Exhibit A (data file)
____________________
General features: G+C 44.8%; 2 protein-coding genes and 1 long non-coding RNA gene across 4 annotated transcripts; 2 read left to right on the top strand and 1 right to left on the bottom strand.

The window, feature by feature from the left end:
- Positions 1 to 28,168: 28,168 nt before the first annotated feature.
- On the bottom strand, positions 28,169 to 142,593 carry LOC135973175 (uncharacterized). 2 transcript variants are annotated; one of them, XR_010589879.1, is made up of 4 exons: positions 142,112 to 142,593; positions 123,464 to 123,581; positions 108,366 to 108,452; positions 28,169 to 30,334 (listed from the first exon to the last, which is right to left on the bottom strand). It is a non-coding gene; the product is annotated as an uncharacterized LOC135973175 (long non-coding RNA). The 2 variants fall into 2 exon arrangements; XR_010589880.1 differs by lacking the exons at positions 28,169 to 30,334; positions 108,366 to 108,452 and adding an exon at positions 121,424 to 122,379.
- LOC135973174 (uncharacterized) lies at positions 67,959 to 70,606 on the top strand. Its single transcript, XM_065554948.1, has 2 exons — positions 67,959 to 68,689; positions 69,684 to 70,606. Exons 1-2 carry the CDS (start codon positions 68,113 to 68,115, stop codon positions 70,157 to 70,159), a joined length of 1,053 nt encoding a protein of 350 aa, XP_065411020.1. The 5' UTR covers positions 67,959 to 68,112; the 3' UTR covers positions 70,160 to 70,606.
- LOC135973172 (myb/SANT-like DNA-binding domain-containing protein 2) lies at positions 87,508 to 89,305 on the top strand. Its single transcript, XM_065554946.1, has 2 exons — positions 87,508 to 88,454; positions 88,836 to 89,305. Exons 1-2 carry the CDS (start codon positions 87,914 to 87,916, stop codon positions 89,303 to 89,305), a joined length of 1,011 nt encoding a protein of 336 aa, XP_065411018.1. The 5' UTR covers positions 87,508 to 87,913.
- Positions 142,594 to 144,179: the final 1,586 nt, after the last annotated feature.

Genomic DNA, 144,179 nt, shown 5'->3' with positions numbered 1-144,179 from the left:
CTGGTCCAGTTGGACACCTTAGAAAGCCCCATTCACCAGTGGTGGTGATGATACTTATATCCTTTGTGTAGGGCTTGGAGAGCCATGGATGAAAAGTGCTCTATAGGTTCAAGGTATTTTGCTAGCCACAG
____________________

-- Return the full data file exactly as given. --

General features: G+C 44.8%; 2 protein-coding genes and 1 long non-coding RNA gene across 4 annotated transcripts; 2 read left to right on the top strand and 1 right to left on the bottom strand.

The window, feature by feature from the left end:
- Positions 1 to 28,168: 28,168 nt before the first annotated feature.
- On the bottom strand, positions 28,169 to 142,593 carry LOC135973175 (uncharacterized). 2 transcript variants are annotated; one of them, XR_010589879.1, is made up of 4 exons: positions 142,112 to 142,593; positions 123,464 to 123,581; positions 108,366 to 108,452; positions 28,169 to 30,334 (listed from the first exon to the last, which is right to left on the bottom strand). It is a non-coding gene; the product is annotated as an uncharacterized LOC135973175 (long non-coding RNA). The 2 variants fall into 2 exon arrangements; XR_010589880.1 differs by lacking the exons at positions 28,169 to 30,334; positions 108,366 to 108,452 and adding an exon at positions 121,424 to 122,379.
- LOC135973174 (uncharacterized) lies at positions 67,959 to 70,606 on the top strand. Its single transcript, XM_065554948.1, has 2 exons — positions 67,959 to 68,689; positions 69,684 to 70,606. Exons 1-2 carry the CDS (start codon positions 68,113 to 68,115, stop codon positions 70,157 to 70,159), a joined length of 1,053 nt encoding a protein of 350 aa, XP_065411020.1. The 5' UTR covers positions 67,959 to 68,112; the 3' UTR covers positions 70,160 to 70,606.
- LOC135973172 (myb/SANT-like DNA-binding domain-containing protein 2) lies at positions 87,508 to 89,305 on the top strand. Its single transcript, XM_065554946.1, has 2 exons — positions 87,508 to 88,454; positions 88,836 to 89,305. Exons 1-2 carry the CDS (start codon positions 87,914 to 87,916, stop codon positions 89,303 to 89,305), a joined length of 1,011 nt encoding a protein of 336 aa, XP_065411018.1. The 5' UTR covers positions 87,508 to 87,913.
- Positions 142,594 to 144,179: the final 1,586 nt, after the last annotated feature.

Genomic DNA, 144,179 nt, shown 5'->3' with positions numbered 1-144,179 from the left:
CTGGTCCAGTTGGACACCTTAGAAAGCCCCATTCACCAGTGGTGGTGATGATACTTATATCCTTTGTGTAGGGCTTGGAGAGCCATGGATGAAAAGTGCTCTATAGGTTCAAGGTATTTTGCTAGCCACAG